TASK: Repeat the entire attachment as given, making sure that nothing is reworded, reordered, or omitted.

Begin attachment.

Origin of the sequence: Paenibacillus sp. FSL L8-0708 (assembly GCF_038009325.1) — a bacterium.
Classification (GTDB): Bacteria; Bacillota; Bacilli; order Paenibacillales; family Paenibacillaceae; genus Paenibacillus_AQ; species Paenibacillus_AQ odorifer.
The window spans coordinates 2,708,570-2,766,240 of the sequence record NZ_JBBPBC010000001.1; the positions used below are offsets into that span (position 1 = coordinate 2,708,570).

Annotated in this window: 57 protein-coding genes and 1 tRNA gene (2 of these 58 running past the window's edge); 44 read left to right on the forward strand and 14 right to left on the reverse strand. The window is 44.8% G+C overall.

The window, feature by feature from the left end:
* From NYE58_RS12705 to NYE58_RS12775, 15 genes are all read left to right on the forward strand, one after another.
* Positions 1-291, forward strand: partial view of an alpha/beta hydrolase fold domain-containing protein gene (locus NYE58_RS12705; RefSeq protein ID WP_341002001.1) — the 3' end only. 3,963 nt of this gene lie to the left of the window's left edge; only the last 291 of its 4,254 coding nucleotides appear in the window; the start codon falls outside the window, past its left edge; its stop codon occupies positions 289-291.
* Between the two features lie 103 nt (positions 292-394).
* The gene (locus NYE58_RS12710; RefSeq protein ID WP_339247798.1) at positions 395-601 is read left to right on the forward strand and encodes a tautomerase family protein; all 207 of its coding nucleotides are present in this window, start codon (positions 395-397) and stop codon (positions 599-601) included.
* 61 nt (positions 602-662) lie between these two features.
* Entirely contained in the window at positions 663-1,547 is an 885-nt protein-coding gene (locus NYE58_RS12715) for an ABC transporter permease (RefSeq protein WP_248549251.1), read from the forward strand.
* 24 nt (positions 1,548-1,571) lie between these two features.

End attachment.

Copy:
Origin of the sequence: Paenibacillus sp. FSL L8-0708 (assembly GCF_038009325.1) — a bacterium.
Classification (GTDB): Bacteria; Bacillota; Bacilli; order Paenibacillales; family Paenibacillaceae; genus Paenibacillus_AQ; species Paenibacillus_AQ odorifer.
The window spans coordinates 2,708,570-2,766,240 of the sequence record NZ_JBBPBC010000001.1; the positions used below are offsets into that span (position 1 = coordinate 2,708,570).

Annotated in this window: 57 protein-coding genes and 1 tRNA gene (2 of these 58 running past the window's edge); 44 read left to right on the forward strand and 14 right to left on the reverse strand. The window is 44.8% G+C overall.

The window, feature by feature from the left end:
* From NYE58_RS12705 to NYE58_RS12775, 15 genes are all read left to right on the forward strand, one after another.
* Positions 1-291, forward strand: partial view of an alpha/beta hydrolase fold domain-containing protein gene (locus NYE58_RS12705; RefSeq protein ID WP_341002001.1) — the 3' end only. 3,963 nt of this gene lie to the left of the window's left edge; only the last 291 of its 4,254 coding nucleotides appear in the window; the start codon falls outside the window, past its left edge; its stop codon occupies positions 289-291.
* Between the two features lie 103 nt (positions 292-394).
* The gene (locus NYE58_RS12710; RefSeq protein ID WP_339247798.1) at positions 395-601 is read left to right on the forward strand and encodes a tautomerase family protein; all 207 of its coding nucleotides are present in this window, start codon (positions 395-397) and stop codon (positions 599-601) included.
* 61 nt (positions 602-662) lie between these two features.
* Entirely contained in the window at positions 663-1,547 is an 885-nt protein-coding gene (locus NYE58_RS12715) for an ABC transporter permease (RefSeq protein WP_248549251.1), read from the forward strand.
* 24 nt (positions 1,548-1,571) lie between these two features.